- 0Mar 28, '13 by paratroopaAs a nursing student I really don't understand nursing diagnosis. Patients have a medical diagnosis already why must nurses create another one and usually something so silly it is phrased in such a way that a normal person would not speak in such terms. For example...Hypoxia which we can all understand but they have created a nursing diagnosis such as inadequate tissue perfusion...I just dont get it...If I have a pt in pain I will admin pain pills not write about it...
- 4Mar 28, '13 by BostonFNPQuote from paratroopaLots of things to consider in this post; I will hope/assume you are a first semester NS. I will give my two cents but, in full disclosure, I have not used ND in quite awhile, and like everything a lack of use leads to atrophy.As a nursing student I really don't understand nursing diagnosis. Patients have a medical diagnosis already why must nurses create another one and usually something so silly it is phrased in such a way that a normal person would not speak in such terms. For example...Hypoxia which we can all understand but they have created a nursing diagnosis such as inadequate tissue perfusion...I just dont get it...If I have a pt in pain I will admin pain pills not write about it...
1. ND do not come from medical dx. They are based on the nurses assessment of the patient.
2. ND describe what is going on with that particular patient at that particular time.
3. ND corresponds to appropriate nursing interventions and ultimately nursing outcomes.
4. There are many more ways to treat "pain" than giving a patient "pain pills".
5. You always have to "write about it" because if you don't document then...
- 2Mar 28, '13 by AnonRNCHowever, to address what I believe MIGHT be your point. Yes, nursing diagnoses can be a bit awkward, but they serve as our profession's language and lead to NURSING interventions, which promote health along side (or sometime in spite of) medical interventions.
- 1Mar 28, '13 by ChristineNAs a nurse I can tell you I have never worked anywhere where nursing care plans are used. I agree that the nursing diagnosis format can be awkward and difficult to put into actual practice. However, nursing diagnoses aren't going away from the nursing school curriculum any time soon, so as a student you need to learn what your instructors expect and be able to tell them which nursing diagnosis is priority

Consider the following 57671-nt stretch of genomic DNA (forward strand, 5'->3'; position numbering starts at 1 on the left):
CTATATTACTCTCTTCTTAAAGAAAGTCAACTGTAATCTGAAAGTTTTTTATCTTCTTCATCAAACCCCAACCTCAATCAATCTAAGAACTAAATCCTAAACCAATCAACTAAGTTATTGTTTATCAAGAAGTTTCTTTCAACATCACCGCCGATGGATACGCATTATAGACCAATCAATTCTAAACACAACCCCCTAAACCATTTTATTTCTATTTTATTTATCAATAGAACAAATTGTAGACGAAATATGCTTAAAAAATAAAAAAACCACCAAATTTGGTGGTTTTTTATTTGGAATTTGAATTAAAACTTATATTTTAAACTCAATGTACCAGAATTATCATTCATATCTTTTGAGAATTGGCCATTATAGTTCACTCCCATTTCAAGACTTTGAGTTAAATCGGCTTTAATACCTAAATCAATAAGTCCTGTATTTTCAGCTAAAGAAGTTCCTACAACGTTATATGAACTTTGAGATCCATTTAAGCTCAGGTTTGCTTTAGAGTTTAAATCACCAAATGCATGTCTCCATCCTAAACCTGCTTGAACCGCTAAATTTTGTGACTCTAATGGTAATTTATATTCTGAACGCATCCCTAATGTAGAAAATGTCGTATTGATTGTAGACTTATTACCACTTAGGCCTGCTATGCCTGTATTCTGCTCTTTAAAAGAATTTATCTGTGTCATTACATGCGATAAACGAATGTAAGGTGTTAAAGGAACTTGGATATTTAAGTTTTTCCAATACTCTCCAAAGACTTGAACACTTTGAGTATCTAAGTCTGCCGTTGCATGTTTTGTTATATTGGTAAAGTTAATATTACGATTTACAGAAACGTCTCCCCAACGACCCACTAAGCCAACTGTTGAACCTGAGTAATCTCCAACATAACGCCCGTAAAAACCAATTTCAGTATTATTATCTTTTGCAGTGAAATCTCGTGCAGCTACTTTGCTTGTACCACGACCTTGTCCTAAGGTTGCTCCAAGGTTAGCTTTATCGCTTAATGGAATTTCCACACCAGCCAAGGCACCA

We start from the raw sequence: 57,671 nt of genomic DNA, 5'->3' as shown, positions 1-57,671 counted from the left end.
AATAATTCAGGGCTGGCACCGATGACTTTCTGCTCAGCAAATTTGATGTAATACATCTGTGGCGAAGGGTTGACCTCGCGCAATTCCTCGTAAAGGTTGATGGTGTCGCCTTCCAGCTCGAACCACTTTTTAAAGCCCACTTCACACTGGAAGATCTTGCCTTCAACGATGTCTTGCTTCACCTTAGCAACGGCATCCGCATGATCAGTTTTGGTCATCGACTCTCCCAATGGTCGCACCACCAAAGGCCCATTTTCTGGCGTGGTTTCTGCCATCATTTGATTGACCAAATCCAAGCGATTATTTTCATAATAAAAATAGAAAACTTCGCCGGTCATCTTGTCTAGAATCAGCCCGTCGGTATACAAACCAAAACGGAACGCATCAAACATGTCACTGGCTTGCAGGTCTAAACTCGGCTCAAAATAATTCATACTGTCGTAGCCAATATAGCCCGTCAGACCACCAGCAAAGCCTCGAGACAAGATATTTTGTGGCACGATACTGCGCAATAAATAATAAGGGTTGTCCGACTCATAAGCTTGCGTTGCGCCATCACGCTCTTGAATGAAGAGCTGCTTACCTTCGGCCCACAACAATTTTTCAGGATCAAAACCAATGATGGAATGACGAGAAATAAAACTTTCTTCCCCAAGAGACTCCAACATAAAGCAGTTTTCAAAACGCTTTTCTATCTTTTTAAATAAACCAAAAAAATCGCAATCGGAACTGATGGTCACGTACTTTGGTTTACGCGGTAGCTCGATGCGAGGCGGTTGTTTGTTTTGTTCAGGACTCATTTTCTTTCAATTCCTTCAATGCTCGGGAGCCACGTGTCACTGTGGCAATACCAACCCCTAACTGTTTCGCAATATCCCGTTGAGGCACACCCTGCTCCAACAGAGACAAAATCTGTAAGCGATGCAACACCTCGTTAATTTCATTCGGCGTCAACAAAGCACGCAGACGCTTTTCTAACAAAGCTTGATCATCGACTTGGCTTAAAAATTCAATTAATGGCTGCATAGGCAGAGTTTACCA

- 4Mar 28, '13 by TaitBecause critical thinking is a skill gained through experience for the most part, nursing diagnoses help students work through the fine points of managing a patient condition. Pain, by your example, is a complex part of nursing care. Because pain can refer to things more intricate than simply "patient X has a postoperative wound" pain can also be treated in a variety of ways by nurses that don't involve technical medical definitions. A patient can be given a prescribed pill yes, but they can also be repositioned, distracted, encouraged to move (post op knees/hips), encouraged through conversation, have pain reduced by decreasing anxiety related to medications, or simply set on a schedule of discussion about pain management adn reassessment.
Because it often takes coming into contact with these situations following a NANDA nursing diagnosis can help guide students down pathways that help them discover the critical thinking that they will do more naturally after a few years at the bedside.
This being said, most seasoned nurses no longer feel the nursing diagnosis is a valuable tool because they have the experience to see the critical thinking, without per se the "training wheels".
Also nursing isn't about completing tasks, it is about giving holistic care to an extremely vulnerable section of the population. I am not saying you have to hold hands, sing songs, and love every one of them, but you have to be able to look beyond the orders and scripts, and that takes practice.
Best of luck!
- 4Mar 28, '13 by SkipsTait described it perfectly. Nursing diagnoses and care plans are all about teaching how to "think like a nurse". Think about the nursing process. A nursing diagnosis is directly related to your assessment data. Once you have whittled down specific evidence of the diagnosis, you can formulate an individualized plan of care for this patient. You can tailor your NURSING care to their needs. It's not just following doctor's orders. You are a nurse, and give nursing care. It's holistic, it's critical thinking. I don't know how else to describe it. It's more than just a medical diagnosis.
Edit: I'm not a nurse yet. I'm still a student, but this post made me have to say something! I take nursing practice very seriously, and I am very proud of my chosen profession that I am going to enter.